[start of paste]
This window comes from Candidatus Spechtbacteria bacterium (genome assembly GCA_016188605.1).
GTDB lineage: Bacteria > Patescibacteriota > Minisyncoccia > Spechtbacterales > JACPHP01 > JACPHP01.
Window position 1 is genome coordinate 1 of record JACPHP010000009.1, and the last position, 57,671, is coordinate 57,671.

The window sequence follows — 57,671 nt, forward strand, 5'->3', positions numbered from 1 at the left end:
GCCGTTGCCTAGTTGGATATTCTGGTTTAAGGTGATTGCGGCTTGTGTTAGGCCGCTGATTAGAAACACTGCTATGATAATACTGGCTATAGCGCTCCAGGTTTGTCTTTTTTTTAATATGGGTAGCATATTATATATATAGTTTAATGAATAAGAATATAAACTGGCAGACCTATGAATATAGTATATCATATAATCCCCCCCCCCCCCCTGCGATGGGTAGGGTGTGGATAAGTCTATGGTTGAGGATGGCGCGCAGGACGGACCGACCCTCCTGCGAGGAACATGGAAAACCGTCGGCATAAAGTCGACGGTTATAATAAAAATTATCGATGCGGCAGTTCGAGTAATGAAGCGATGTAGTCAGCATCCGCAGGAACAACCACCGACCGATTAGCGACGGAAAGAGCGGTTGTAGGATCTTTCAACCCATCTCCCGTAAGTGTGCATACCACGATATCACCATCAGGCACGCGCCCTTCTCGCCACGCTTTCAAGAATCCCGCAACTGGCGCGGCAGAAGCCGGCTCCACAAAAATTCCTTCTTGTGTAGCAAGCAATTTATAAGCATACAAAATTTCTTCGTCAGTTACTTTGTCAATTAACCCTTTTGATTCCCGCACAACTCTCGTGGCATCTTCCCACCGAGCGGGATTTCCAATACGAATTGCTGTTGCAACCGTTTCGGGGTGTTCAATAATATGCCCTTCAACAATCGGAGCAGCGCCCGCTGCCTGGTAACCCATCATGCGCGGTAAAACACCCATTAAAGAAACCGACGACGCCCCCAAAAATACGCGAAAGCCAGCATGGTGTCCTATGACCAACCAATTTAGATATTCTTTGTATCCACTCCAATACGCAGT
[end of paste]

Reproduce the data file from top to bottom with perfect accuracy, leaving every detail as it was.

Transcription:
This window comes from Candidatus Spechtbacteria bacterium (genome assembly GCA_016188605.1).
GTDB lineage: Bacteria > Patescibacteriota > Minisyncoccia > Spechtbacterales > JACPHP01 > JACPHP01.
Window position 1 is genome coordinate 1 of record JACPHP010000009.1, and the last position, 57,671, is coordinate 57,671.

The window sequence follows — 57,671 nt, forward strand, 5'->3', positions numbered from 1 at the left end:
GCCGTTGCCTAGTTGGATATTCTGGTTTAAGGTGATTGCGGCTTGTGTTAGGCCGCTGATTAGAAACACTGCTATGATAATACTGGCTATAGCGCTCCAGGTTTGTCTTTTTTTTAATATGGGTAGCATATTATATATATAGTTTAATGAATAAGAATATAAACTGGCAGACCTATGAATATAGTATATCATATAATCCCCCCCCCCCCCCTGCGATGGGTAGGGTGTGGATAAGTCTATGGTTGAGGATGGCGCGCAGGACGGACCGACCCTCCTGCGAGGAACATGGAAAACCGTCGGCATAAAGTCGACGGTTATAATAAAAATTATCGATGCGGCAGTTCGAGTAATGAAGCGATGTAGTCAGCATCCGCAGGAACAACCACCGACCGATTAGCGACGGAAAGAGCGGTTGTAGGATCTTTCAACCCATCTCCCGTAAGTGTGCATACCACGATATCACCATCAGGCACGCGCCCTTCTCGCCACGCTTTCAAGAATCCCGCAACTGGCGCGGCAGAAGCCGGCTCCACAAAAATTCCTTCTTGTGTAGCAAGCAATTTATAAGCATACAAAATTTCTTCGTCAGTTACTTTGTCAATTAACCCTTTTGATTCCCGCACAACTCTCGTGGCATCTTCCCACCGAGCGGGATTTCCAATACGAATTGCTGTTGCAACCGTTTCGGGGTGTTCAATAATATGCCCTTCAACAATCGGAGCAGCGCCCGCTGCCTGGTAACCCATCATGCGCGGTAAAACACCCATTAAAGAAACCGACGACGCCCCCAAAAATACGCGAAAGCCAGCATGGTGTCCTATGACCAACCAATTTAGATATTCTTTGTATCCACTCCAATACGCAGT